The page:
Wednesday, May 28, 2008

Investors Trying to Avoid Foreclosure w/ Short Sales? Unlikely

Frank- Good afternoon. My name is Eric. I just came across your blog on the web and wanted to see if there's anyway possible you can help me.
In September of 2006, a friend of mine and myself signed a contract on an NV home to be built in Leesburg, yes...I'm here in Northern Virginia! We closed on the house 6 months later and have been in possession of it ever since. We bought it for $750,000 and as of a couple week ago there was a short sale right next us on the market for $510,000- almost identical house.
We put 10% down and currently have 2 loans on the property- both through Wells Fargo
The property is rented, but between my partner and I, we still have a shortage of around $700 that we have to pay out each month.
One of our biggest concerns at this point even if a short sale was an option, is the implications after we close on the forgiven debt. Since it's an investment, there is no forgiveness on paying taxes on forgiven debt. Since there are 2 mortgages, I don't think deed in lieu is an option. And since both my partner and I have our own houses, we're afraid that the bank will come after us for the difference if we let it foreclose.
I've been in touch with a company called HomeAssure, that for $2500 claims that can get a short sales approved, but I'm just too skeptical of them at this point.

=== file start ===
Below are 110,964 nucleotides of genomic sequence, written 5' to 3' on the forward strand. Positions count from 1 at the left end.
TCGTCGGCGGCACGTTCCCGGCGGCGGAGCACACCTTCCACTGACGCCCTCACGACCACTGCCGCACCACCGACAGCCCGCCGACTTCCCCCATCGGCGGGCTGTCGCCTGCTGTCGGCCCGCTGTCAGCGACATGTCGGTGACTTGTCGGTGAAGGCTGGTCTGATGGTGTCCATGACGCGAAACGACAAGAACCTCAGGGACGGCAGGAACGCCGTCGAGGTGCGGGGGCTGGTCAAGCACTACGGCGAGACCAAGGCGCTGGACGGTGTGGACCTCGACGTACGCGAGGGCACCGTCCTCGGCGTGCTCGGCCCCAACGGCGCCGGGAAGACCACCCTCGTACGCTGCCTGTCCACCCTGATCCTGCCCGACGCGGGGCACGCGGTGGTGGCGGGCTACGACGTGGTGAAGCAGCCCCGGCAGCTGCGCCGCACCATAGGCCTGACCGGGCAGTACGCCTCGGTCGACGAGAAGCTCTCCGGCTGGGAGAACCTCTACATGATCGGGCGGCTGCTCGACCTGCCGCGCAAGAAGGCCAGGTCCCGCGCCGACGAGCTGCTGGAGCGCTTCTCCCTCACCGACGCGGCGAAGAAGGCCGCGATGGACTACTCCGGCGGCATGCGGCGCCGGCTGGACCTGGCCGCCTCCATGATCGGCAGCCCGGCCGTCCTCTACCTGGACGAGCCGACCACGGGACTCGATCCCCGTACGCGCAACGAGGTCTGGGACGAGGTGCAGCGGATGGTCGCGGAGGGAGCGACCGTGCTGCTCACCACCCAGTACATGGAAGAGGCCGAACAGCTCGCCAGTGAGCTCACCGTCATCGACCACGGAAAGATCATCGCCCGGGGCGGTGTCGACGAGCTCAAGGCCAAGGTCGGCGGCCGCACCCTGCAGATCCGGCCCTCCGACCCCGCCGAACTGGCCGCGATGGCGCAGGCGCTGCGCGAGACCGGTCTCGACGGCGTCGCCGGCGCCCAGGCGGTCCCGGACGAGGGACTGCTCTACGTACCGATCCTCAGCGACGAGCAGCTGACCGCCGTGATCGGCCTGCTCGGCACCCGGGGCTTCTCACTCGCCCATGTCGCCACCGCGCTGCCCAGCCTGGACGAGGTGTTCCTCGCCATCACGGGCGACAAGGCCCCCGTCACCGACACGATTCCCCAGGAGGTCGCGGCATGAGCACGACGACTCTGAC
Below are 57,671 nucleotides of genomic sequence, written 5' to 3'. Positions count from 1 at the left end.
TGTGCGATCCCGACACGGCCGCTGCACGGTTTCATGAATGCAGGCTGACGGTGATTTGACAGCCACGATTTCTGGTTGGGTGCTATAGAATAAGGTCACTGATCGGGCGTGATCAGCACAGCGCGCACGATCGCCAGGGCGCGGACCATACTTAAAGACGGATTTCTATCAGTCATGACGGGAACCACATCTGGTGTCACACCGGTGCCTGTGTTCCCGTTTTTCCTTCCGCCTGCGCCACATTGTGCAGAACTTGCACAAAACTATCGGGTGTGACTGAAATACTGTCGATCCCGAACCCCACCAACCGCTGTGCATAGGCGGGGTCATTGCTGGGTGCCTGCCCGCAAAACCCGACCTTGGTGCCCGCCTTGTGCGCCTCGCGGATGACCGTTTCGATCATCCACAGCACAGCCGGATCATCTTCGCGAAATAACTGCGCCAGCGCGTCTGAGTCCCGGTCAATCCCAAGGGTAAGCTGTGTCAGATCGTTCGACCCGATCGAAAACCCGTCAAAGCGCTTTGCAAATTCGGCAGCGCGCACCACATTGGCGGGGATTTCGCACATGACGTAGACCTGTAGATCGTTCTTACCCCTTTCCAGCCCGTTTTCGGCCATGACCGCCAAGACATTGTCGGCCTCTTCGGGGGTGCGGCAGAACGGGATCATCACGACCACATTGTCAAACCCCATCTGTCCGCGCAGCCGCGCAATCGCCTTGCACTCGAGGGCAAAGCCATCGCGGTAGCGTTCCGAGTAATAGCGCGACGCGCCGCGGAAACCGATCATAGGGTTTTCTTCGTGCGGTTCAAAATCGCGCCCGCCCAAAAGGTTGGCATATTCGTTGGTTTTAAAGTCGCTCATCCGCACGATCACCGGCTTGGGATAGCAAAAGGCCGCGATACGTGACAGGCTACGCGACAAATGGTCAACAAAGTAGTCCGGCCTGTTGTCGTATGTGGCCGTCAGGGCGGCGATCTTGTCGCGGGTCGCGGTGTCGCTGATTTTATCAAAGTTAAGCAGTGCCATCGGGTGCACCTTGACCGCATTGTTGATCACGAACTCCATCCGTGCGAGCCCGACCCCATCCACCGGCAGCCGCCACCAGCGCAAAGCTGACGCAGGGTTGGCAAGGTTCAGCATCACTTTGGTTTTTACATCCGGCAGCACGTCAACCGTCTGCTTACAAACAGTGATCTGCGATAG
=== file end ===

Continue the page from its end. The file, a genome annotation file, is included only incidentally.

Bottom line is I have no where to turn and no idea what to seems there's no way out and the walls are closing in quickly.
Any insight or help would be appreciated.....or, if you think there's something you could do to help I'd be more than happy to discuss options with you.
Thank you Sir

My Answer
Sorry Eric. I don't see it happening.

First of all, a Short Sale is irrelevant if it never sells, so don't compare your value to a possible Fake Listing.

Secondly, you kinda skipped something in your email. You are asking about the 1099 Phantom tax, which you will have to ask a tax advisor about, but I don't see why you would be exempt, but your bigger problem is you left off the huge requirement for short sales: You have to be near bankrupt and prove your financial ruins.

And lenders are FAR less likely to give leniency to investors, in part since they are more likely to hide funds. And if you have another house, they will expect you to refinance your current house to pay your debt obligations. They will suck you dry before giving you any write off.

Too many people think that Short Sales are an easy way to have the bank eat their losses.